Wonderland: Beijing’s Abandoned Amusement Park

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(Update 5/21/13: Rumor has it that Wonderland has been torn down. It may be worth verifying before you go. If you have any definitive information, please let me know.)

When travelers come to Beijing, they generally find their way to the Great Wall, the Forbidden City, Temple of Heaven, and many of the other sights around the city. However, very few make it out to what is surely one of the most odd and surreal places to visit in China: Wonderland Amusement Park.

The construction of the amusement park was begun in the mid-90s, but was stopped in 1998 due to disputes between the park and the land owners. Today, what remains is a tower castle and gates set amid tranquil cornfields.

I recently had the chance to walk around the park while visiting Beijing. Approaching the gates of what was supposed to be the largest amusement park in Asia is odd to say the least. The first thing that you notice is the empty parking lot flanked by fairy tale castle gates. Getting closer, though, it becomes obvious that the park is unfinished: glass windows lie shattered on the ground, ticket stalls are missing, and cracks run through some of the buildings’ facades.

Exploring the park is easy because the entrance gate is wide open; there are no fences to jump or signs in English or Chinese telling you to stay out.

The most obvious feature of Wonderland’s ruins is the giant unfinished castle. Sitting in the middle of an active cornfield, the castle is Disney World meets “Field of Dreams”.  However, since they didn’t finish building it, they didn’t come, meaning you are likely to only be joined by local farmers tending their fields.

Unfinished architecture at Beijing's Wonderland Amusement Park.
Unfinished architecture at Beijing’s Wonderland Amusement Park.

Unfortunately, while you can walk through the cornfields to the castle’s base, there is no way into the upper reaches of the castle. You can, however, enter the buildings that flank the park’s entrance. When facing the park, the building to the right of the entrance holds nothing of real note. The left building, however, is a bit more interesting, featuring some decoration for parts of the Park’s entryways. It is also possible to enter the second level of the building by moving some of the rubble that has been placed over the stairs. The second floor seemed sturdy enough, but of course, enter at your own risk, as there is unlikely to be anyone around to help you in the event of an accident.

Overall, I would highly recommend a trip out to Wonderland Amusement Park for anyone looking for something offbeat to do while visiting Beijing.

Getting to Wonderland Amusement Park

The entrance to Wonderland Amusement Park.
The entrance to Wonderland Amusement Park.

If you’ve been to the Badaling Great Wall, you may have noticed the abandoned park just off the side of the highway. Sitting about 20km outside of downtown Beijing, the park is located right off the main highway to Badaling.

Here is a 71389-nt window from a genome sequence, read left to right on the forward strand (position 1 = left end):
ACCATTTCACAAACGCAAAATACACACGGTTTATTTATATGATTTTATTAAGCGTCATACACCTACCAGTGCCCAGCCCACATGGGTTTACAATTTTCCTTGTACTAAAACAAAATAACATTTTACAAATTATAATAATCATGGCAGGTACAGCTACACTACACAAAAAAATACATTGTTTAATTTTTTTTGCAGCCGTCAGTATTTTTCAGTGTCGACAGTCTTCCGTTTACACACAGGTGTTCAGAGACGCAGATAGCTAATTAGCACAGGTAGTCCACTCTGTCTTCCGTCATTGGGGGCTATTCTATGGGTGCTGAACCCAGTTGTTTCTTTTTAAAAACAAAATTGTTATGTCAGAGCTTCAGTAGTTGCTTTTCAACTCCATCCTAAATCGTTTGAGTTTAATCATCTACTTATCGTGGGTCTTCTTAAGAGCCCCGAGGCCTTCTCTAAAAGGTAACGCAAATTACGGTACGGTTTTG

To get to the park, you have two options:

If you are already visiting the Badaling Great Wall by taxi, you could simply ask them to stop and wait for you. The castle is located next to exit 36.

If you are coming from downtown Beijing, you can reach the castle by public transportation. First, take the subway to Nanshoa Station on the Changping Line. Then, after exiting from Exit B2, cross the street and take bus 870 to Chenzhuang (陈庄). The bus will pass the park on your right prior to getting off. When you disembark from the bus, simple follow the bus’ path back to the park.

Bus numbers 357, 376, 883, and 919 also stop at the same bus stop, offering you a few other options from the city.

(Update 5/21/13: Rumor has it that Wonderland has been torn down. It may be worth verifying before you go. If you have any definitive information, please let me know.)

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10 thoughts on “Wonderland: Beijing’s Abandoned Amusement Park”

  1. This is truly weird. You seem to have a real bent for finding things like this, but that’s great. My question is who was behind this big project? What role did the Chinese government have in it? Did they underwrite it financially ? Do you know?

    • As best I can tell, the project was being run by a private company, but it was both the government and the farmers that led to the increased price for the land.

  2. I love this – could totally see myself camping out for a week or two in an abandoned never finished castle. I can’t help but wonder how hard it must have been to give up the dream of the park…

    • Camping in it would be fun. I’m pretty sure that a farmer sleeps in there because I would see the top of a mosquito netting hanging inside the back part of the castle. I have no idea how he got up there though.

    • I believe that it’s closed, but since I only have one source, I haven’t said it definitively is.

      The trip up there on public transit doesn’t cost much other than time. So, it might be worth finding out for yourself, Shannon. If you go, please let me know what you find.

  3. Cool find! These are the type of random non-tourist spots that I like finding when I travel. Be a shame if it’s been torn down, albeit not much of a surprise. At least you got the chance to visit it — that’s more than the rest of us will ever be able to say 😉

  4. Sadly, this place was demolished. I just passed by the sight yesterday. There is an outlet mall there now. The last few years have seen a major push to modernize Beijing. Most hidden gems like these are being erased.


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